Sleep disturbance, distress, and quality of life in ovarian cancer patients during the first year after diagnosis.
Authors: Clevenger L, Schrepf A, Degeest K, Bender D, Goodheart M, Ahmed A, Dahmoush L, Penedo F, Lucci J 3rd, Thaker PH, Mendez L, Sood AK, Slavich GM, Lutgendorf SK
Source: Cancer, 2013 Sep 1;119(17), p. 3234-41.
EPub date: 2013 Jun 24.
Src activation by ?-adrenoreceptors is a key switch for tumour metastasis.
Authors: Armaiz-Pena GN, Allen JK, Cruz A, Stone RL, Nick AM, Lin YG, Han LY, Mangala LS, Villares GJ, Vivas-Mejia P, Rodriguez-Aguayo C, Nagaraja AS, Gharpure KM, Wu Z, English RD, Soman KV, Shahzad MM, Zigler M, Deavers MT, Zien A, Soldatos TG, Jackson DB, Wiktorowicz JE, Torres-Lugo M, Young T, De Geest K, Gallick GE, Bar-Eli M, Lopez-Berestein G, Cole SW, Lopez GE, Lutgendorf SK, Sood AK
Source: Nat Commun, 2013;4, p. 1403.
Why stress is BAD for cancer patients.
Authors: Nagaraja AS, Armaiz-Pena GN, Lutgendorf SK, Sood AK
Source: J Clin Invest, 2013 Feb 1;123(2), p. 558-60.
EPub date: 2013 Jan 25.
Psychoneuroimmunology and cancer: a decade of discovery, paradigm shifts, and methodological innovations.
Authors: Green McDonald P, O'Connell M, Lutgendorf SK
Source: Brain Behav Immun, 2013 Mar;30 Suppl, p. S1-9.
EPub date: 2013 Jan 16.
Cortisol and inflammatory processes in ovarian cancer patients following primary treatment: relationships with depression, fatigue, and disability.
Authors: Schrepf A, Clevenger L, Christensen D, DeGeest K, Bender D, Ahmed A, Goodheart MJ, Dahmoush L, Penedo F, Lucci JA 3rd, Ganjei-Azar P, Mendez L, Markon K, Lubaroff DM, Thaker PH, Slavich GM, Sood AK, Lutgendorf SK
Source: Brain Behav Immun, 2013 Mar;30 Suppl, p. S126-34.
EPub date: 2012 Aug 5.
Social influences on clinical outcomes of patients with ovarian cancer.
Authors: Lutgendorf SK, De Geest K, Bender D, Ahmed A, Goodheart MJ, Dahmoush L, Zimmerman MB, Penedo FJ, Lucci JA 3rd, Ganjei-Azar P, Thaker PH, Mendez L, Lubaroff DM, Slavich GM, Cole SW, Sood AK
Source: J Clin Oncol, 2012 Aug 10;30(23), p. 2885-90.
EPub date: 2012 Jul 16.
Neuroendocrine influences on cancer progression.
Authors: Armaiz-Pena GN, Cole SW, Lutgendorf SK, Sood AK
Source: Brain Behav Immun, 2013 Mar;30 Suppl, p. S19-25.
EPub date: 2012 Jun 21.
Sleep disturbance, cytokines, and fatigue in women with ovarian cancer.
Authors: Clevenger L, Schrepf A, Christensen D, DeGeest K, Bender D, Ahmed A, Goodheart MJ, Penedo F, Lubaroff DM, Sood AK, Lutgendorf SK
Source: Brain Behav Immun, 2012 Oct;26(7), p. 1037-44.
EPub date: 2012 Apr 21.
Paraneoplastic thrombocytosis in ovarian cancer.
Authors: Stone RL, Nick AM, McNeish IA, Balkwill F, Han HD, Bottsford-Miller J, Rupairmoole R, Armaiz-Pena GN, Pecot CV, Coward J, Deavers MT, Vasquez HG, Urbauer D, Landen CN, Hu W, Gershenson H, Matsuo K, Shahzad MM, King ER, Tekedereli I, Ozpolat B, Ahn EH, Bond VK, Wang R, Drew AF, Gushiken F, Lamkin D, Collins K, DeGeest K, Lutgendorf SK, Chiu W, Lopez-Berestein G, Afshar-Kharghan V, Sood AK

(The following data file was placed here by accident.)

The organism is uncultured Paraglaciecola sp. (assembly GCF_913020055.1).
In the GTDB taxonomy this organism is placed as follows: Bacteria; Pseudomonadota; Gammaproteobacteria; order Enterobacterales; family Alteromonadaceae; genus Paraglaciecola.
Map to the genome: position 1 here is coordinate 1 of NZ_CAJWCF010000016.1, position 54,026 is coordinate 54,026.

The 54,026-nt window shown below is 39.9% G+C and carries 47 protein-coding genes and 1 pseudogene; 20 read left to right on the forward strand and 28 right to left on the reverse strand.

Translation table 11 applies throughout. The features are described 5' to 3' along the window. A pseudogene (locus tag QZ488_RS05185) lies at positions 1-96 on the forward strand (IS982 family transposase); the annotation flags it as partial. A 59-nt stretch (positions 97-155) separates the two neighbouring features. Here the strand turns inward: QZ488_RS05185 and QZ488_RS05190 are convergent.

Source: N Engl J Med, 2012 Feb 16;366(7), p. 610-8.
Cognitive-behavioral stress management reverses anxiety-related leukocyte transcriptional dynamics.
Authors: Antoni MH, Lutgendorf SK, Blomberg B, Carver CS, Lechner S, Diaz A, Stagl J, Arevalo JM, Cole SW
Source: Biol Psychiatry, 2012 Feb 15;71(4), p. 366-72.
EPub date: 2011 Nov 16.
Biobehavioral factors and cancer progression: physiological pathways and mechanisms.
Authors: Lutgendorf SK, Sood AK
Source: Psychosom Med, 2011 Nov-Dec;73(9), p. 724-30.
EPub date: 2011 Oct 21.
Dopamine blocks stress-mediated ovarian carcinoma growth.
Authors: Moreno-Smith M, Lu C, Shahzad MM, Pena GN, Allen JK, Stone RL, Mangala LS, Han HD, Kim HS, Farley D, Berestein GL, Cole SW, Lutgendorf SK, Sood AK
Source: Clin Cancer Res, 2011 Jun 1;17(11), p. 3649-59.
EPub date: 2011 Apr 29.
Stress influences on anoikis.
Authors: Sood AK, Lutgendorf SK
Source: Cancer Prev Res (Phila), 2011 Apr;4(4), p. 481-5.
Cancer induces inflammation and depressive-like behavior in the mouse: modulation by social housing.
Authors: Lamkin DM, Lutgendorf SK, Lubaroff D, Sood AK, Beltz TG, Johnson AK
Source: Brain Behav Immun, 2011 Mar;25(3), p. 555-64.
EPub date: 2010 Dec 21.
Impact of stress on cancer metastasis.
Authors: Moreno-Smith M, Lutgendorf SK, Sood AK
Source: Future Oncol, 2010 Dec;6(12), p. 1863-81.
Biobehavioral influences on cancer progression.
Authors: Costanzo ES, Sood AK, Lutgendorf SK
Source: Immunol Allergy Clin North Am, 2011 Feb;31(1), p. 109-32.
Social isolation is associated with elevated tumor norepinephrine in ovarian carcinoma patients.
Authors: Lutgendorf SK, DeGeest K, Dahmoush L, Farley D, Penedo F, Bender D, Goodheart M, Buekers TE, Mendez L, Krueger G, Clevenger L, Lubaroff DM, Sood AK, Cole SW
Source: Brain Behav Immun, 2011 Feb;25(2), p. 250-5.
EPub date: 2010 Oct 16.
Host factors and cancer progression: biobehavioral signaling pathways and interventions.
Authors: Lutgendorf SK, Sood AK, Antoni MH
Source: J Clin Oncol, 2010 Sep 10;28(26), p. 4094-9.
EPub date: 2010 Jul 19.